Since getting licensed in 1992, I’ve worked for a few different wire houses, making a change about every 7 years. The first company I worked for started as a small bank and grew from the ground up. I could call the President with concerns or suggestions—he didn’t always agree, but at least he listened. My last two firms were too bureaucratic. Financial advisors had no access to management and no influence on policy. I was looking to find a firm with a culture similar to what I had experienced earlier in my career.
I did my homework for almost two years, considering a number of different firms. Inevitably, I always came back to Capitol Securities Management. Recruiters representing competing firms would say: “We can’t even come close to the payouts and benefits offered by Capitol Securities.”
During any recruiting process, both employers and employees have their “game faces” on. Everyone is wearing their best clothes, their best cologne, talking best practices and sharing their highest ideals. You worry about what it will really be like once you’ve settled in. For me the biggest and best surprise has been finding out that Capitol Securities is the real deal. Our voices are heard and our input is considered. That’s refreshing.
We are given the resources to do our jobs properly. For example, in some wire houses, financial advisors must produce $1.5M in revenue to earn the support of a sales assistant. In other firms, financial advisors pay out-of-pocket for administrative support. At Capitol Securities, we’re given reasonable resources to do our job. Plus, there is no badgering about expenses and senior management doesn’t stand in our way.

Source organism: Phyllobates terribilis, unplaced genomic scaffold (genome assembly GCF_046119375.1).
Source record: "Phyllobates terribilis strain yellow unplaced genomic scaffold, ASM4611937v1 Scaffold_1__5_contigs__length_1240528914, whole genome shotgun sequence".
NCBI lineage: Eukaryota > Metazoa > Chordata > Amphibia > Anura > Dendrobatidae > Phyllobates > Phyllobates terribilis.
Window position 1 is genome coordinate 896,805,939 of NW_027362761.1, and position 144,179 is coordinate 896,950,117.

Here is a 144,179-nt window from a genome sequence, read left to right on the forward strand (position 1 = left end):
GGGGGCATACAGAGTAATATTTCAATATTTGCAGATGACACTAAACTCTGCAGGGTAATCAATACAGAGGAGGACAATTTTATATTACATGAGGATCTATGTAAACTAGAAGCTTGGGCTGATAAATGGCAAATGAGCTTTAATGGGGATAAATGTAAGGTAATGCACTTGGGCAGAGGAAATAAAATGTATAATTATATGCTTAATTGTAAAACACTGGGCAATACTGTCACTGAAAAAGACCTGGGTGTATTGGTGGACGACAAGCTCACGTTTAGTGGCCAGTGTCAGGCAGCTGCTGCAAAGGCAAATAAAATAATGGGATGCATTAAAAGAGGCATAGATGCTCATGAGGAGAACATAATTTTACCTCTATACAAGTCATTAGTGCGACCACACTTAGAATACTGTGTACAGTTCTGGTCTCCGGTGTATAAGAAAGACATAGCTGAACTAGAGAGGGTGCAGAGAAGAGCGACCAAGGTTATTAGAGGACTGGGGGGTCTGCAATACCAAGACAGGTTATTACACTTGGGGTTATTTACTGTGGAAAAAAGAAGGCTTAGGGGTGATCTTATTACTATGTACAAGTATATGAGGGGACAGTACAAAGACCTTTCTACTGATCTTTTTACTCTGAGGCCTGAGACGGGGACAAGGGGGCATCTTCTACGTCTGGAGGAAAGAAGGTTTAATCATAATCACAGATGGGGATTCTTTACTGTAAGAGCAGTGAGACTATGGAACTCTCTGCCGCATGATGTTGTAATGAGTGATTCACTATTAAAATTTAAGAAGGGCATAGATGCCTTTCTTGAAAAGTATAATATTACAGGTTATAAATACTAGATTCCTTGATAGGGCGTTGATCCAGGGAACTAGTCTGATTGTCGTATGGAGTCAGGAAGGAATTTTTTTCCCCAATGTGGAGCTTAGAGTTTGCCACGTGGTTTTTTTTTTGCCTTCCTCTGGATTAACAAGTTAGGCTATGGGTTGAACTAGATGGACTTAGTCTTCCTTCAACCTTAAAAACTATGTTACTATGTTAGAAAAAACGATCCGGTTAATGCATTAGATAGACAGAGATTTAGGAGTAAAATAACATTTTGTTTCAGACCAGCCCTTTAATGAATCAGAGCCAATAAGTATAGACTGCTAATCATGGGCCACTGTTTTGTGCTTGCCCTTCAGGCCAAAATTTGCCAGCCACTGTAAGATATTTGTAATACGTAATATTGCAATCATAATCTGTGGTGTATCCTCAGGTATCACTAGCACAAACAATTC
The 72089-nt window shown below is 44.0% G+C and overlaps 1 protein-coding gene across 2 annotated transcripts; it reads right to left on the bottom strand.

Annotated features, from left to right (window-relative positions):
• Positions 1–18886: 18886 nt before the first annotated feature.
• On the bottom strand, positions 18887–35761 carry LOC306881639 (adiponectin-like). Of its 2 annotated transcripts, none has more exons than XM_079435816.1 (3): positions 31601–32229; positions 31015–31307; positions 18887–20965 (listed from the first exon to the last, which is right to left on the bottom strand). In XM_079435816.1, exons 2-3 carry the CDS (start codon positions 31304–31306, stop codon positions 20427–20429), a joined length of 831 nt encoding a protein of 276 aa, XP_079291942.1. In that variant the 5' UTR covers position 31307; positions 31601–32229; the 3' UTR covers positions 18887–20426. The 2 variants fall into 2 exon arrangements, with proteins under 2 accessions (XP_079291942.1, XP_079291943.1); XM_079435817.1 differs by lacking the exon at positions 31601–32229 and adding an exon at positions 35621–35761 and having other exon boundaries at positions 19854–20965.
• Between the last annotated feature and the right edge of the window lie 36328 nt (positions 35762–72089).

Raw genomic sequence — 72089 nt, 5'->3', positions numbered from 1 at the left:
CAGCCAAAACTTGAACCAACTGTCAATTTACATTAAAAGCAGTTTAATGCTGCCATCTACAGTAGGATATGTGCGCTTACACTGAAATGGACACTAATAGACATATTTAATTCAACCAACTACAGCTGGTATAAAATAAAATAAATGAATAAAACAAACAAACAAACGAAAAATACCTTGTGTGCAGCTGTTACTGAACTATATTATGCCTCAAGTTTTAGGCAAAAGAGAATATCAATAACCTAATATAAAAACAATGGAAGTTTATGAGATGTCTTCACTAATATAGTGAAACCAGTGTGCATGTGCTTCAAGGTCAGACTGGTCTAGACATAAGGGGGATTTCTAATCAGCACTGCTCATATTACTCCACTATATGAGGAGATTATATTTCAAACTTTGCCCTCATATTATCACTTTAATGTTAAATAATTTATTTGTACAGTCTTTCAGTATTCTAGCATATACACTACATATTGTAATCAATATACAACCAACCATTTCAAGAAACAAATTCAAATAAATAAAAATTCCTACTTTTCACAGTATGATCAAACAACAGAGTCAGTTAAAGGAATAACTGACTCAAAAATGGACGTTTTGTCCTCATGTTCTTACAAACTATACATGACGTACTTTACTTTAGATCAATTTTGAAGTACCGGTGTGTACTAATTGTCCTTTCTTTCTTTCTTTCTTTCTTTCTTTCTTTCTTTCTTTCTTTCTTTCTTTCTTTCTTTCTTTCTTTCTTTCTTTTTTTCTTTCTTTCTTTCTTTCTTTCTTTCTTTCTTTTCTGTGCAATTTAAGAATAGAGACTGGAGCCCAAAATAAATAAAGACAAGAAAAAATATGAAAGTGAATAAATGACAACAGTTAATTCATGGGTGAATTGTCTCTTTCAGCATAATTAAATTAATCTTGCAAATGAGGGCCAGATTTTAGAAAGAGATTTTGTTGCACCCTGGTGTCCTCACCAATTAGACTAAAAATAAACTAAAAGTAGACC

Every single product is revenue neutral. I don’t have to push an agenda or sell a certain product I don’t necessarily believe in just to meet revenue goals. We’re given the freedom to make decisions based on what’s best for our clients. Shouldn’t it be that way everywhere?
Considering teaming—I think it’s the future of this business. Today, the average advisor is nearly 60 years old, and many junior advisors don’t last more than 3 years. If you’re new to the industry, partner with a seasoned advisor and learn from their experience. I think there’s a lot of value there.
I’m less of a reader and more of a voracious scanner. I just finished going through On the Brink by Former Secretary of the Treasury Hank Paulson. That was a scary book!
I vacationed in St. John, Virgin Islands, which got me dreaming about retirement in the Caribbean. More likely, I’ll end up in the Caribbean of the United States—the Florida Keys.